11. An entire album based around Cher’s dreadful autotune classic, “I believe”. So that’s what the future looks like.

  12. Music is not just notes and tones and rhythms, all those things combined impart some cultural significance to a sound.  If you hear pedal-steel guitar, you think “American country and western” before you notice the notes and melodies being played.  Plus culture is always changing.  What was cool and new one decade is corny and cliched years later, so concepts of “good” and “bad” in music are subject to change (but matters of taste always are– records I loved as a kid I hear now and just roll my eyes. )

    There is a thriving market of obscure music from decades ago being reissued, albums that didn’t impress anyone in 1971 are being remastered and reassessed and appreciated today.  Were those records “bad” back then but “good” now?  Sometimes I find myself asking “do I really like this song, or just THINK I like it?”  Is there a difference?

  13. Yes, good music needs to be good. If you find yourself NOT liking a bit of music and then saying, “but wait, it’s Daft Punk. I must be wrong,” then you aren’t being true to your tastes. Daft Punk aren’t infallible.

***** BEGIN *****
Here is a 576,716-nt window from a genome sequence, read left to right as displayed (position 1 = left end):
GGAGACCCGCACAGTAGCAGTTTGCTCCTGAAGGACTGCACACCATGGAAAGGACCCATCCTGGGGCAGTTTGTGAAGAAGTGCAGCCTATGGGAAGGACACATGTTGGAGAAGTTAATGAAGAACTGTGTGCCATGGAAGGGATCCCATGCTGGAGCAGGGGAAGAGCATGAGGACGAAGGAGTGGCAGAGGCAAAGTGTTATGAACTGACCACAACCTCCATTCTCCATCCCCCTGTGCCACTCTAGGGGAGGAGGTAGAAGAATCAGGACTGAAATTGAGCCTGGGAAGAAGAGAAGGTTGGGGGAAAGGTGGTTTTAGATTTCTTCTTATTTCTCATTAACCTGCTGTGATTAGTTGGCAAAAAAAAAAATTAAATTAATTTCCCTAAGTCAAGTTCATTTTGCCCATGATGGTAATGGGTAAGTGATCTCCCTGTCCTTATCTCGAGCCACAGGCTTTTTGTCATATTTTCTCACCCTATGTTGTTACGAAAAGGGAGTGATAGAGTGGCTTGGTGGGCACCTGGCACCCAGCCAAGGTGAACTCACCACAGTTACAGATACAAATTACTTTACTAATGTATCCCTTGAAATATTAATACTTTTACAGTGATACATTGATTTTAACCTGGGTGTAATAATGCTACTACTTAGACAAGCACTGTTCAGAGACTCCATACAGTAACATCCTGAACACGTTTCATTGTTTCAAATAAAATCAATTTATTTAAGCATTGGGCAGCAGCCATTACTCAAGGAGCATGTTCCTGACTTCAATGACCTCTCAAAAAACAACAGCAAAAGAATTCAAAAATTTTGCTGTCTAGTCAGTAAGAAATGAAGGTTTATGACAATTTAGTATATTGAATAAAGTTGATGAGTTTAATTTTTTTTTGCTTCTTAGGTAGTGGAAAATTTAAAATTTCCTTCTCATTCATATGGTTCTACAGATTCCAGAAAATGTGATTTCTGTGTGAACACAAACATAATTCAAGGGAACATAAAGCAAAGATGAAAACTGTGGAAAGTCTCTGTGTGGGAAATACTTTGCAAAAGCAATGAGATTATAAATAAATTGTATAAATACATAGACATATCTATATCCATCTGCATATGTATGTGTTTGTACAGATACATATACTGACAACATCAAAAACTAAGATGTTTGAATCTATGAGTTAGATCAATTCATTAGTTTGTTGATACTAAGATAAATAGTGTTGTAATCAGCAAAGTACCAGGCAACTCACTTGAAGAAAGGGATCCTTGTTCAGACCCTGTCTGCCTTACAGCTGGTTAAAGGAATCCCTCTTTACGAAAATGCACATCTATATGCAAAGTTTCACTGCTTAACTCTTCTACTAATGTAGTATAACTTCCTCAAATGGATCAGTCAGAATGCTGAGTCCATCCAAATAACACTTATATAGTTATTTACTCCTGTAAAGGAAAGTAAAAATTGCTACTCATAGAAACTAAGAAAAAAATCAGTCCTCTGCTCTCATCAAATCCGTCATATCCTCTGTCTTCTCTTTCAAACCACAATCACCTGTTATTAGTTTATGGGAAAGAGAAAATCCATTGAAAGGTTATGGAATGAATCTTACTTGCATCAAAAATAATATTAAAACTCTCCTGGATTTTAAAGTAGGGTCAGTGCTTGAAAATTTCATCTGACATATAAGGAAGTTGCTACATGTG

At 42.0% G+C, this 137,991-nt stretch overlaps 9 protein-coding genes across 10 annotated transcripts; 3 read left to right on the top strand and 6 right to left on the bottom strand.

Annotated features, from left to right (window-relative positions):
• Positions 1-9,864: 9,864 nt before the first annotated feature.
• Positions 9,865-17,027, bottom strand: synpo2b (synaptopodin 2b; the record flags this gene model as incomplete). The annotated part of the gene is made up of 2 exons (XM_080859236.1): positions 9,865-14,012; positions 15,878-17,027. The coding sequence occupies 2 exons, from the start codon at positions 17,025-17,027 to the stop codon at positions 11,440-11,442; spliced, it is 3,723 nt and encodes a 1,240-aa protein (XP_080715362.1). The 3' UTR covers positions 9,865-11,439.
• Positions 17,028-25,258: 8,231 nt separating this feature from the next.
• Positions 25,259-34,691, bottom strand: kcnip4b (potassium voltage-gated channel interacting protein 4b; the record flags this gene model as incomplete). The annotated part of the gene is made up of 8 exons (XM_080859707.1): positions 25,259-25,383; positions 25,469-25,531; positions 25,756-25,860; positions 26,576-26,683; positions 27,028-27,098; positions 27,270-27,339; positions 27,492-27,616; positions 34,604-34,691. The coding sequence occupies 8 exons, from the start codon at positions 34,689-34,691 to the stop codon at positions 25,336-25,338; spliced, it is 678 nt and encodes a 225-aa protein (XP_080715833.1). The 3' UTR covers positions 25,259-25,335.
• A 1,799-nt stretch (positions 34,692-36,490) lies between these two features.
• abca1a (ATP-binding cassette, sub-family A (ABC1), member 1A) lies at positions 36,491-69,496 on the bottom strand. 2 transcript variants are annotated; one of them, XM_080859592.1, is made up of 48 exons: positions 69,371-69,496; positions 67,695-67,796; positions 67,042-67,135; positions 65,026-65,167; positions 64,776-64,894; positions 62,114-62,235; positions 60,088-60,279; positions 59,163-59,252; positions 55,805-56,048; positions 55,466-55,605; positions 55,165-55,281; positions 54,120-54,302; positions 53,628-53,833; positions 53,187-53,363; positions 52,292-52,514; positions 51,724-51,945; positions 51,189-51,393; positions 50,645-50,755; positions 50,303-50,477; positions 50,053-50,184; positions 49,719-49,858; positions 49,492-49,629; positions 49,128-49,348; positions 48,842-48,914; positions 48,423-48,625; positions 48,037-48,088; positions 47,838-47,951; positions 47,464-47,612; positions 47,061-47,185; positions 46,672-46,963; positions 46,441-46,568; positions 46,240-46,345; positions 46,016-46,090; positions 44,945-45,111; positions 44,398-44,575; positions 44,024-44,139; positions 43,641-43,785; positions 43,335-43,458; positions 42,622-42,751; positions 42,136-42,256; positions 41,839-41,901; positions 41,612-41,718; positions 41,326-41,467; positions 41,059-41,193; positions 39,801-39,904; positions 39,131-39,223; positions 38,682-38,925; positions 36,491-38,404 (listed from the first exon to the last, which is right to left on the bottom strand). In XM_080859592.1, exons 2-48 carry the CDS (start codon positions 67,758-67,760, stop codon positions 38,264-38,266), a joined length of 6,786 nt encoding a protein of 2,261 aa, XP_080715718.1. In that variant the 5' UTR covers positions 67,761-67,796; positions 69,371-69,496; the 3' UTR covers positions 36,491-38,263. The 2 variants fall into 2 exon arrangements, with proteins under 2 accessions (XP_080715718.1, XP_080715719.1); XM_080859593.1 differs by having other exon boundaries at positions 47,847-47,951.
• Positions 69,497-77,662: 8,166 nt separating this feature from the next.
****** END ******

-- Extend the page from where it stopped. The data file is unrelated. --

14. I listened to it from start to finish and found that it was fairly unremarkable, but I also enjoyed several parts immensely because they brought back some of 70s pre-Disco funk feel, when I was a teenager. It is a long piece of work, however, that seems to lack excitement. To me. In my opinion.

  15. regarding the new daft punk album, i gave it a shot this morning and didn’t really care for it. i’ve been a fan of theirs for years but like so many musical groups i love that have released stuff this year…i don’t like it.
    yeh, i’m looking at you tmbg. what happened?

  16. I really like their older stuff and i’m enjoying RAM so far. It’s worth noting that people who don’t dig the long disco tracks from Chic’s “Risqué” neither more commercially acclaimed Steely Dan stuff will have serious issues with this record.

  17. I found myself discussing this with a co-worker today. In a way, this album is the least innovative album they’ve ever done, but it also so happens to be extremely satisfying and impressive. The simplistic nature of each song, with its obvious hooks and catchy, almost paint-by-numbers disco motivates the “soul” as much as their more heady stash in ‘Discovery.’ I think, ultimately, this album is a practice in defying the concept that successive albums must reach beyond the preceding affair. And yet, it manages to do just that.